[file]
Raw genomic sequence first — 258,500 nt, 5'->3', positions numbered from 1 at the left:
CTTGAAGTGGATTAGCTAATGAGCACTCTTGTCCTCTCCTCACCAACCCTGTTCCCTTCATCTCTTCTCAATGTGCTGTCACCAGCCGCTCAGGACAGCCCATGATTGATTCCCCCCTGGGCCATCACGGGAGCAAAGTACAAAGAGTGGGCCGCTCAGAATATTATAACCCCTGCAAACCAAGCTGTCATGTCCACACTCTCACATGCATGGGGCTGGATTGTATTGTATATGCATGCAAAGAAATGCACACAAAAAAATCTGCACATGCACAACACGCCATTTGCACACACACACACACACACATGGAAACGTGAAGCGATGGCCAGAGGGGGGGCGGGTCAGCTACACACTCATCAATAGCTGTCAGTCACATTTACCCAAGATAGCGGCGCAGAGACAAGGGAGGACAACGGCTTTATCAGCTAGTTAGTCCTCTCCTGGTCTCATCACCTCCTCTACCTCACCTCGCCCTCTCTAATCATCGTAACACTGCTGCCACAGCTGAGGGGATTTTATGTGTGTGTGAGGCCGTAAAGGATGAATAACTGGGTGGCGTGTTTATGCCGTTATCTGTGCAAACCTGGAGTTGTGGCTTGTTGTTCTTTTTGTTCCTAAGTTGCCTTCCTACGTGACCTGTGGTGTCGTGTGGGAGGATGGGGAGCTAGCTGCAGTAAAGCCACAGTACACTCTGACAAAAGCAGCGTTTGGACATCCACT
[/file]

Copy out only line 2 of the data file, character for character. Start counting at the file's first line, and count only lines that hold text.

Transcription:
CTTGAAGTGGATTAGCTAATGAGCACTCTTGTCCTCTCCTCACCAACCCTGTTCCCTTCATCTCTTCTCAATGTGCTGTCACCAGCCGCTCAGGACAGCCCATGATTGATTCCCCCCTGGGCCATCACGGGAGCAAAGTACAAAGAGTGGGCCGCTCAGAATATTATAACCCCTGCAAACCAAGCTGTCATGTCCACACTCTCACATGCATGGGGCTGGATTGTATTGTATATGCATGCAAAGAAATGCACACAAAAAAATCTGCACATGCACAACACGCCATTTGCACACACACACACACACACATGGAAACGTGAAGCGATGGCCAGAGGGGGGGCGGGTCAGCTACACACTCATCAATAGCTGTCAGTCACATTTACCCAAGATAGCGGCGCAGAGACAAGGGAGGACAACGGCTTTATCAGCTAGTTAGTCCTCTCCTGGTCTCATCACCTCCTCTACCTCACCTCGCCCTCTCTAATCATCGTAACACTGCTGCCACAGCTGAGGGGATTTTATGTGTGTGTGAGGCCGTAAAGGATGAATAACTGGGTGGCGTGTTTATGCCGTTATCTGTGCAAACCTGGAGTTGTGGCTTGTTGTTCTTTTTGTTCCTAAGTTGCCTTCCTACGTGACCTGTGGTGTCGTGTGGGAGGATGGGGAGCTAGCTGCAGTAAAGCCACAGTACACTCTGACAAAAGCAGCGTTTGGACATCCACT